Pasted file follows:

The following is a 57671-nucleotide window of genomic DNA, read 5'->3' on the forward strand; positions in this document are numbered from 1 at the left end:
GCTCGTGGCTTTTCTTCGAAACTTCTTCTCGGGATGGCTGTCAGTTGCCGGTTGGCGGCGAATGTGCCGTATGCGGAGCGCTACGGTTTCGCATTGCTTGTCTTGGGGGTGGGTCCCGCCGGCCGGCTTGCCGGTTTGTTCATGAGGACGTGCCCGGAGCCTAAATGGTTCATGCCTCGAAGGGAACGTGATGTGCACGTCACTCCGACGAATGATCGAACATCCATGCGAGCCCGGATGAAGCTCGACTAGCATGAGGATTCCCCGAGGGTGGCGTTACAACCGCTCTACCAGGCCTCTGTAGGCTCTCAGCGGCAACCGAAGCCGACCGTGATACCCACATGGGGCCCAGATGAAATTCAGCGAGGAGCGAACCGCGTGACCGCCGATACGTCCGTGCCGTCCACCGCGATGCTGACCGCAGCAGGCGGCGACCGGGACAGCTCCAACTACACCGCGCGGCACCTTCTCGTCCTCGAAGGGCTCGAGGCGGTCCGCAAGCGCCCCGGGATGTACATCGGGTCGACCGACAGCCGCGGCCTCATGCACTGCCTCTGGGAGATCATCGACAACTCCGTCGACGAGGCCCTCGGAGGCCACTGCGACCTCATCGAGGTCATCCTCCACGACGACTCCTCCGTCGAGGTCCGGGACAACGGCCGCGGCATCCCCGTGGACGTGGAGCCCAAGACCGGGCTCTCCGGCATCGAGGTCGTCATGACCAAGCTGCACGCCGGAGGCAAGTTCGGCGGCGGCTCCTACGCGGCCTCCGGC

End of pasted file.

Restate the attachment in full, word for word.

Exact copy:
The following is a 57671-nucleotide window of genomic DNA, read 5'->3' on the forward strand; positions in this document are numbered from 1 at the left end:
GCTCGTGGCTTTTCTTCGAAACTTCTTCTCGGGATGGCTGTCAGTTGCCGGTTGGCGGCGAATGTGCCGTATGCGGAGCGCTACGGTTTCGCATTGCTTGTCTTGGGGGTGGGTCCCGCCGGCCGGCTTGCCGGTTTGTTCATGAGGACGTGCCCGGAGCCTAAATGGTTCATGCCTCGAAGGGAACGTGATGTGCACGTCACTCCGACGAATGATCGAACATCCATGCGAGCCCGGATGAAGCTCGACTAGCATGAGGATTCCCCGAGGGTGGCGTTACAACCGCTCTACCAGGCCTCTGTAGGCTCTCAGCGGCAACCGAAGCCGACCGTGATACCCACATGGGGCCCAGATGAAATTCAGCGAGGAGCGAACCGCGTGACCGCCGATACGTCCGTGCCGTCCACCGCGATGCTGACCGCAGCAGGCGGCGACCGGGACAGCTCCAACTACACCGCGCGGCACCTTCTCGTCCTCGAAGGGCTCGAGGCGGTCCGCAAGCGCCCCGGGATGTACATCGGGTCGACCGACAGCCGCGGCCTCATGCACTGCCTCTGGGAGATCATCGACAACTCCGTCGACGAGGCCCTCGGAGGCCACTGCGACCTCATCGAGGTCATCCTCCACGACGACTCCTCCGTCGAGGTCCGGGACAACGGCCGCGGCATCCCCGTGGACGTGGAGCCCAAGACCGGGCTCTCCGGCATCGAGGTCGTCATGACCAAGCTGCACGCCGGAGGCAAGTTCGGCGGCGGCTCCTACGCGGCCTCCGGC